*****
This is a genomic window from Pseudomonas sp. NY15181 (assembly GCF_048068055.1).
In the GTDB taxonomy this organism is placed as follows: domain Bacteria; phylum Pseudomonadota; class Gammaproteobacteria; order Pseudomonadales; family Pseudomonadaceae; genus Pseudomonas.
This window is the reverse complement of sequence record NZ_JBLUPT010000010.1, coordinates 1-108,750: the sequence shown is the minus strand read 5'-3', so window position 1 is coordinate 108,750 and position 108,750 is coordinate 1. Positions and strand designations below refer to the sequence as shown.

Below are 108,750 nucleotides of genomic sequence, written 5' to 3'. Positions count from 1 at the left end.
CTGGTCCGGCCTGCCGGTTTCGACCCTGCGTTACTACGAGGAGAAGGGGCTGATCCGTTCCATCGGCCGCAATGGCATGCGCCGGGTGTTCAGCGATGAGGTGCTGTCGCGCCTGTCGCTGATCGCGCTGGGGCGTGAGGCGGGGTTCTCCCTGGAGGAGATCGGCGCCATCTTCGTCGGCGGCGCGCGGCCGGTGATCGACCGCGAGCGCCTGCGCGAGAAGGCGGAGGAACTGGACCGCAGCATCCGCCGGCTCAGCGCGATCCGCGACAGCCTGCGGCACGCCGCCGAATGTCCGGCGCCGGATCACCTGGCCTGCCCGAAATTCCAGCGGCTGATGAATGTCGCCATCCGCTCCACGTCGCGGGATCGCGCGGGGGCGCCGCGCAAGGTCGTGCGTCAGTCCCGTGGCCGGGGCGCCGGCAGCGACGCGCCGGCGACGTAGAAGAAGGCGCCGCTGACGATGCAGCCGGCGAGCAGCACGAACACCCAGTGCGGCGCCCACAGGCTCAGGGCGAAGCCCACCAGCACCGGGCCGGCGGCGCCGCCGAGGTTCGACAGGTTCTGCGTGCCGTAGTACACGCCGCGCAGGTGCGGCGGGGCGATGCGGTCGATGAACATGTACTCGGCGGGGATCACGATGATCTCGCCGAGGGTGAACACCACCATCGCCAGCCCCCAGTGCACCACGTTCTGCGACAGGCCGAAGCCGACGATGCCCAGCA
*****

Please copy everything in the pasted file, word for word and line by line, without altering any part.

This is a genomic window from Pseudomonas sp. NY15181 (assembly GCF_048068055.1).
In the GTDB taxonomy this organism is placed as follows: domain Bacteria; phylum Pseudomonadota; class Gammaproteobacteria; order Pseudomonadales; family Pseudomonadaceae; genus Pseudomonas.
This window is the reverse complement of sequence record NZ_JBLUPT010000010.1, coordinates 1-108,750: the sequence shown is the minus strand read 5'-3', so window position 1 is coordinate 108,750 and position 108,750 is coordinate 1. Positions and strand designations below refer to the sequence as shown.

Below are 108,750 nucleotides of genomic sequence, written 5' to 3'. Positions count from 1 at the left end.
CTGGTCCGGCCTGCCGGTTTCGACCCTGCGTTACTACGAGGAGAAGGGGCTGATCCGTTCCATCGGCCGCAATGGCATGCGCCGGGTGTTCAGCGATGAGGTGCTGTCGCGCCTGTCGCTGATCGCGCTGGGGCGTGAGGCGGGGTTCTCCCTGGAGGAGATCGGCGCCATCTTCGTCGGCGGCGCGCGGCCGGTGATCGACCGCGAGCGCCTGCGCGAGAAGGCGGAGGAACTGGACCGCAGCATCCGCCGGCTCAGCGCGATCCGCGACAGCCTGCGGCACGCCGCCGAATGTCCGGCGCCGGATCACCTGGCCTGCCCGAAATTCCAGCGGCTGATGAATGTCGCCATCCGCTCCACGTCGCGGGATCGCGCGGGGGCGCCGCGCAAGGTCGTGCGTCAGTCCCGTGGCCGGGGCGCCGGCAGCGACGCGCCGGCGACGTAGAAGAAGGCGCCGCTGACGATGCAGCCGGCGAGCAGCACGAACACCCAGTGCGGCGCCCACAGGCTCAGGGCGAAGCCCACCAGCACCGGGCCGGCGGCGCCGCCGAGGTTCGACAGGTTCTGCGTGCCGTAGTACACGCCGCGCAGGTGCGGCGGGGCGATGCGGTCGATGAACATGTACTCGGCGGGGATCACGATGATCTCGCCGAGGGTGAACACCACCATCGCCAGCCCCCAGTGCACCACGTTCTGCGACAGGCCGAAGCCGACGATGCCCAGCA